A new special issue of Advanced Materials has highlighted the broad work being done at the Molecular Foundry, part of the Lawrence Berkeley National Laboratory.
Since its creation at the turn of the century, the Molecular Foundry has become a global hub for multidisiplinary nanoscale science. It hosts researchers from around the world, both academic and industrial, and offers access to expertise and unique equipment in four key areas: combinatorial nanoscience, functional nanointerfaces, multimodal nanoscale imaging, and single-digit nanofabrication and assembly. Offering expertise and often unique equipment, and accepting proposals through a peer review mechanism, the research produced at the Foundry is at the cutting edge of nanoscience, and by its nature is extremely collaborative and multidisiplinary.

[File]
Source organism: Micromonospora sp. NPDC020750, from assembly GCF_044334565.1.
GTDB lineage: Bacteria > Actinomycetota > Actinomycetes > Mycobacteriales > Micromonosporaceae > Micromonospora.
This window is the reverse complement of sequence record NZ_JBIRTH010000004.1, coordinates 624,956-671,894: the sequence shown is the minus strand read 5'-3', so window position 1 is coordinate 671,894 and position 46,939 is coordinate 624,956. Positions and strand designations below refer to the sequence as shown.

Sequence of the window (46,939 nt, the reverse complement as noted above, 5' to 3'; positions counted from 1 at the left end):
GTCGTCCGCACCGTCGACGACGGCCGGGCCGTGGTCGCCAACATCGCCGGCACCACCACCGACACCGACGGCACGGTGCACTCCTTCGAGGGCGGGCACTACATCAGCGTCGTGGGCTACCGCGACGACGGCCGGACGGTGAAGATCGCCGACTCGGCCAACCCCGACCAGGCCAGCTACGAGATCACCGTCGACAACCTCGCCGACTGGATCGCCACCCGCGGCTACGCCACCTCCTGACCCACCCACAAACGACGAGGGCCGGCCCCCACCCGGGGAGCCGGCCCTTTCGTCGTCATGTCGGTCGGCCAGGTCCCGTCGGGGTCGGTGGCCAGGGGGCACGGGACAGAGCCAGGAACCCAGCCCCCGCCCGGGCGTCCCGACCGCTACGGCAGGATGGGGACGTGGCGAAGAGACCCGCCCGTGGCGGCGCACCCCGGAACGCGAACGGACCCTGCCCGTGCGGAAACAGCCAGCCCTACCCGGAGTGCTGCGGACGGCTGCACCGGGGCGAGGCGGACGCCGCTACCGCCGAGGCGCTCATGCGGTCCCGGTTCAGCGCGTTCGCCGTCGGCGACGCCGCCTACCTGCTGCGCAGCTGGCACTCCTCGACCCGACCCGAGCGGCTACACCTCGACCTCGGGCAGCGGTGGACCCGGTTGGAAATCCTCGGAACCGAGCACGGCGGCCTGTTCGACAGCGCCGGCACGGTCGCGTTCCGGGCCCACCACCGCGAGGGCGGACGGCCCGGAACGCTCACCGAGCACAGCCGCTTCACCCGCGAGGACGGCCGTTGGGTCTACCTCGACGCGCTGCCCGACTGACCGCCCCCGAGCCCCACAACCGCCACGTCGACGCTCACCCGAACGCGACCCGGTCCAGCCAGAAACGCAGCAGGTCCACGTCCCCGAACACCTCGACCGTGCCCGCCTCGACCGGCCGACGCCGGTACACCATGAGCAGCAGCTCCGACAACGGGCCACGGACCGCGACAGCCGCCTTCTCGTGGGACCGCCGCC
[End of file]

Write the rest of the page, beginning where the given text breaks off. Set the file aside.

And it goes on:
The special issue, published earlier this month, seeks to highlight some of this exciting research. Three review articles cover the development of advanced electron tomography with near-atomic resolution, the creation of programmable self-assembling polymers, and diffraction-beating near-field optical probes for investigating a material’s energy properties. 15 research news pieces then give an overview of the range of research being performed, covering fields from molecular self-assembly to nanofluidics, white-light sources, plasmonics, UV lithography, and nanostructuring.
As part of the production of this issue, short videos explaining the research highlighted on the covers have been recorded by the researchers responsible. Each of these can be viewed below, and the full issue table of contents can be seen here.
Theory of self-assembly
Near Field Imaging